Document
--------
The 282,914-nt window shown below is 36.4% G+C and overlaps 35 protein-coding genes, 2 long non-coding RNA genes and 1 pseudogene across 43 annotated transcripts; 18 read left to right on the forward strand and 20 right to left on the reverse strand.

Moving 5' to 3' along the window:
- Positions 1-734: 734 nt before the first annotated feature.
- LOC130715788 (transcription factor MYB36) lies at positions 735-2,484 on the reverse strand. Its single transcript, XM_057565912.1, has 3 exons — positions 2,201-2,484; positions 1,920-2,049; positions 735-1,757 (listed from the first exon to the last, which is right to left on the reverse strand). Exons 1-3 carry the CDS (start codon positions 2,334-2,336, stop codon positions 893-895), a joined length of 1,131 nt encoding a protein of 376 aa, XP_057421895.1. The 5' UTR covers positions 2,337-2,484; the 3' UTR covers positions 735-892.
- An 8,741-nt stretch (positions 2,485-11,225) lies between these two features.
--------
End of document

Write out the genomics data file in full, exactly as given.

The 282,914-nt window shown below is 36.4% G+C and overlaps 35 protein-coding genes, 2 long non-coding RNA genes and 1 pseudogene across 43 annotated transcripts; 18 read left to right on the forward strand and 20 right to left on the reverse strand.

Moving 5' to 3' along the window:
- Positions 1-734: 734 nt before the first annotated feature.
- LOC130715788 (transcription factor MYB36) lies at positions 735-2,484 on the reverse strand. Its single transcript, XM_057565912.1, has 3 exons — positions 2,201-2,484; positions 1,920-2,049; positions 735-1,757 (listed from the first exon to the last, which is right to left on the reverse strand). Exons 1-3 carry the CDS (start codon positions 2,334-2,336, stop codon positions 893-895), a joined length of 1,131 nt encoding a protein of 376 aa, XP_057421895.1. The 5' UTR covers positions 2,337-2,484; the 3' UTR covers positions 735-892.
- An 8,741-nt stretch (positions 2,485-11,225) lies between these two features.